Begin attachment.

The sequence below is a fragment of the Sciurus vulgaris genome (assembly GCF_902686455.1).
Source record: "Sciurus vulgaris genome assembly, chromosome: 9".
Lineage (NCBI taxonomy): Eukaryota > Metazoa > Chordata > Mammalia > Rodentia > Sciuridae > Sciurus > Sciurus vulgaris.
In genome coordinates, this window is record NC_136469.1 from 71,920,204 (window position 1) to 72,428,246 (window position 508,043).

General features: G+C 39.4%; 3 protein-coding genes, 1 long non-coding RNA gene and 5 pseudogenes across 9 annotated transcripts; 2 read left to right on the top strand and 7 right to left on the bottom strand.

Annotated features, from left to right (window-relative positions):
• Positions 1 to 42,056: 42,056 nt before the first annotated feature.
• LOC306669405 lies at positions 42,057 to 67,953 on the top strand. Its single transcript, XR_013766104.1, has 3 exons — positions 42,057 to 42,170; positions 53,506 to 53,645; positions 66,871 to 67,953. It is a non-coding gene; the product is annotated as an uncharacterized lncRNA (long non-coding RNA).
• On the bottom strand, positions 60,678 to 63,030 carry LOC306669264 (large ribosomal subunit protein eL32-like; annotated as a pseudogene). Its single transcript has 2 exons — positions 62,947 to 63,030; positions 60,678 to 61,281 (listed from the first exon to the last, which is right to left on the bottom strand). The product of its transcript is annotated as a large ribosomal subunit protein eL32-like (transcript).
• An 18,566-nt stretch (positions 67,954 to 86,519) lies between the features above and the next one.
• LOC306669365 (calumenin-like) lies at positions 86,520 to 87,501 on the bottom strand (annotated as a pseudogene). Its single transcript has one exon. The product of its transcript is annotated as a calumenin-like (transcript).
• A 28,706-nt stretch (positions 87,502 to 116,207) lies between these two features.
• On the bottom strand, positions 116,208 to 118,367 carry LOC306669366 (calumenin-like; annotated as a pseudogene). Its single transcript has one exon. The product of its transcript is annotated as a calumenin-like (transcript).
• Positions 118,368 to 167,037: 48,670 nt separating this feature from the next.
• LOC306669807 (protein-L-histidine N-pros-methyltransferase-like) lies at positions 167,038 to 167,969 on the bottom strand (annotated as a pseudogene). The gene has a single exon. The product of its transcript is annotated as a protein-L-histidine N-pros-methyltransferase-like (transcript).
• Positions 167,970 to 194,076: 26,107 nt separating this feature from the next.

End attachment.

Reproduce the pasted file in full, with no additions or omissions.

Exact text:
The sequence below is a fragment of the Sciurus vulgaris genome (assembly GCF_902686455.1).
Source record: "Sciurus vulgaris genome assembly, chromosome: 9".
Lineage (NCBI taxonomy): Eukaryota > Metazoa > Chordata > Mammalia > Rodentia > Sciuridae > Sciurus > Sciurus vulgaris.
In genome coordinates, this window is record NC_136469.1 from 71,920,204 (window position 1) to 72,428,246 (window position 508,043).

General features: G+C 39.4%; 3 protein-coding genes, 1 long non-coding RNA gene and 5 pseudogenes across 9 annotated transcripts; 2 read left to right on the top strand and 7 right to left on the bottom strand.

Annotated features, from left to right (window-relative positions):
• Positions 1 to 42,056: 42,056 nt before the first annotated feature.
• LOC306669405 lies at positions 42,057 to 67,953 on the top strand. Its single transcript, XR_013766104.1, has 3 exons — positions 42,057 to 42,170; positions 53,506 to 53,645; positions 66,871 to 67,953. It is a non-coding gene; the product is annotated as an uncharacterized lncRNA (long non-coding RNA).
• On the bottom strand, positions 60,678 to 63,030 carry LOC306669264 (large ribosomal subunit protein eL32-like; annotated as a pseudogene). Its single transcript has 2 exons — positions 62,947 to 63,030; positions 60,678 to 61,281 (listed from the first exon to the last, which is right to left on the bottom strand). The product of its transcript is annotated as a large ribosomal subunit protein eL32-like (transcript).
• An 18,566-nt stretch (positions 67,954 to 86,519) lies between the features above and the next one.
• LOC306669365 (calumenin-like) lies at positions 86,520 to 87,501 on the bottom strand (annotated as a pseudogene). Its single transcript has one exon. The product of its transcript is annotated as a calumenin-like (transcript).
• A 28,706-nt stretch (positions 87,502 to 116,207) lies between these two features.
• On the bottom strand, positions 116,208 to 118,367 carry LOC306669366 (calumenin-like; annotated as a pseudogene). Its single transcript has one exon. The product of its transcript is annotated as a calumenin-like (transcript).
• Positions 118,368 to 167,037: 48,670 nt separating this feature from the next.
• LOC306669807 (protein-L-histidine N-pros-methyltransferase-like) lies at positions 167,038 to 167,969 on the bottom strand (annotated as a pseudogene). The gene has a single exon. The product of its transcript is annotated as a protein-L-histidine N-pros-methyltransferase-like (transcript).
• Positions 167,970 to 194,076: 26,107 nt separating this feature from the next.